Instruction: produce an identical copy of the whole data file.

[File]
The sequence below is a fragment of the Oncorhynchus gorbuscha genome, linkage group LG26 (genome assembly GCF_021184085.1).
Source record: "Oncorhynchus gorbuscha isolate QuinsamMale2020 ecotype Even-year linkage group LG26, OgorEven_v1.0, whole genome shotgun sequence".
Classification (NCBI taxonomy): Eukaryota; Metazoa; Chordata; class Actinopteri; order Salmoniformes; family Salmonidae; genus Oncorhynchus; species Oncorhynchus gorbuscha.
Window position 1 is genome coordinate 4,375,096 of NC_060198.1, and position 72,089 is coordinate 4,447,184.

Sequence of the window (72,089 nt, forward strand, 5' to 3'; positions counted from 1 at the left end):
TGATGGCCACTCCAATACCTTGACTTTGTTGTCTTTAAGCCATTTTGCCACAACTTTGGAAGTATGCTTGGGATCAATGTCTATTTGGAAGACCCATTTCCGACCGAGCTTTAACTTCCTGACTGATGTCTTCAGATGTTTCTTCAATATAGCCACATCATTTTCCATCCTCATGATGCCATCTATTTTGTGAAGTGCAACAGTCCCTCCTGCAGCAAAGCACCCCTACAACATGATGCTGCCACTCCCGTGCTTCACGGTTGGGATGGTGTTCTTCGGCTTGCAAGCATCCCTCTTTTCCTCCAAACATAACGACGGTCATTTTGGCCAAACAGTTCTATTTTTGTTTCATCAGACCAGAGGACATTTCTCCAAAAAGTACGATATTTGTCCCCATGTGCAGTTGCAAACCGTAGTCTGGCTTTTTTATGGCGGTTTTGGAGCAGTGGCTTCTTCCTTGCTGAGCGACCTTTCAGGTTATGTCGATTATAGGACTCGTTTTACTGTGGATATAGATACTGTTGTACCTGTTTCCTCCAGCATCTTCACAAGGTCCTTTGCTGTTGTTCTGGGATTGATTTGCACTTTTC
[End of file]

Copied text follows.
The sequence below is a fragment of the Oncorhynchus gorbuscha genome, linkage group LG26 (genome assembly GCF_021184085.1).
Source record: "Oncorhynchus gorbuscha isolate QuinsamMale2020 ecotype Even-year linkage group LG26, OgorEven_v1.0, whole genome shotgun sequence".
Classification (NCBI taxonomy): Eukaryota; Metazoa; Chordata; class Actinopteri; order Salmoniformes; family Salmonidae; genus Oncorhynchus; species Oncorhynchus gorbuscha.
Window position 1 is genome coordinate 4,375,096 of NC_060198.1, and position 72,089 is coordinate 4,447,184.

Sequence of the window (72,089 nt, forward strand, 5' to 3'; positions counted from 1 at the left end):
TGATGGCCACTCCAATACCTTGACTTTGTTGTCTTTAAGCCATTTTGCCACAACTTTGGAAGTATGCTTGGGATCAATGTCTATTTGGAAGACCCATTTCCGACCGAGCTTTAACTTCCTGACTGATGTCTTCAGATGTTTCTTCAATATAGCCACATCATTTTCCATCCTCATGATGCCATCTATTTTGTGAAGTGCAACAGTCCCTCCTGCAGCAAAGCACCCCTACAACATGATGCTGCCACTCCCGTGCTTCACGGTTGGGATGGTGTTCTTCGGCTTGCAAGCATCCCTCTTTTCCTCCAAACATAACGACGGTCATTTTGGCCAAACAGTTCTATTTTTGTTTCATCAGACCAGAGGACATTTCTCCAAAAAGTACGATATTTGTCCCCATGTGCAGTTGCAAACCGTAGTCTGGCTTTTTTATGGCGGTTTTGGAGCAGTGGCTTCTTCCTTGCTGAGCGACCTTTCAGGTTATGTCGATTATAGGACTCGTTTTACTGTGGATATAGATACTGTTGTACCTGTTTCCTCCAGCATCTTCACAAGGTCCTTTGCTGTTGTTCTGGGATTGATTTGCACTTTTC